Newspaper article Evening Gazette (Middlesbrough, England)

Jobs Sail In

Newspaper article Evening Gazette (Middlesbrough, England)

Jobs Sail In

Article excerpt

Byline: By Marie Levy

HUNDREDS of local workers are set to be recruited as Europe's largest ship recycling project gets underway on Teesside today.

The former French aircraft carrier the Clemenceau, now known as the Q790, arrived in Hartlepool yesterday after a five day journey from Brest Harbour in France.

The dismantling of the 32,000-tonne carrier at Able UK's recycling facility at Graythorp - the biggest dry dock in the world - will create around 200 jobs on Teesside.

And Able UK chief Peter Stephenson is determined to employ local people when he begins recruiting the 200 people needed for the project after Easter.

He said: "We always try wherever we go to work 50/50. If we are in Wales 50% of workers will be from Teesside and 50% from Wales. This is here on our doorstep so the workers will be people from Teesside."

Mr Stephenson, chairman and chief executive of Able UK, said the Clemenceau's arrival marked a significant step forward in establishing Teesside at the forefront of an industry with the potential for growth and job creation.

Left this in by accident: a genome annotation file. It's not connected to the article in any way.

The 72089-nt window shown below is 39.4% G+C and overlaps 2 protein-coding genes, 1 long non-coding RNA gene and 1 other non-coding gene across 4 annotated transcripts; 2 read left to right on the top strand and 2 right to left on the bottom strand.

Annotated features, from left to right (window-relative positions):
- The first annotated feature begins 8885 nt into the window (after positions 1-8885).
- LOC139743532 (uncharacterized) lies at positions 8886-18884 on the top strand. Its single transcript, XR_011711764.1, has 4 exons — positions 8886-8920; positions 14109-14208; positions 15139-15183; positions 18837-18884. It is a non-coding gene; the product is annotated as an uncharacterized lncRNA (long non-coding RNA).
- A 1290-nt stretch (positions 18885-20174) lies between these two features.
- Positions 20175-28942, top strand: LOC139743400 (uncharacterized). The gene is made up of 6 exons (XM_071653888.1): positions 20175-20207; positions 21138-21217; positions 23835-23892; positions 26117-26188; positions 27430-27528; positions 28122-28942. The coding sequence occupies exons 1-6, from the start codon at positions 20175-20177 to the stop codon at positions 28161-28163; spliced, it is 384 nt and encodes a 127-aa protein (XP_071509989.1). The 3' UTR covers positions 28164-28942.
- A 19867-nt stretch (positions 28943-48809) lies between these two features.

"This was seen throughout the world as a highly significant contract and the fact it has come to our facility demonstrates that we are recognised as a world leader in the field of ship and marine structures recycling."

Able UK has already started building a coffer dam for the pounds 8.75m project. This will allow it to drain the dock, ensuring the work is carried out in a way which ensures no sea water is contaminated.

He said survey work would start straight away with the dismantling work on the Q790 and other vessels beginning after Easter.

Lepine Didier, from the French Navy, said they chose Teesside out of a final shortlist of five companies - two French and three European - to dismantle the ship because it was best for the environment.

He said: "Able UK has been chosen as the best performing in terms of protecting the environment, safety of workers and its capability to keep the whole process under control."

The ship was rejected by India and Egypt as being too toxic to be broken up but Able UK, which has been dismantling oil rigs since 1985, agreed to take it on despite opposition from local campaign group The Friends of Hartlepool. …

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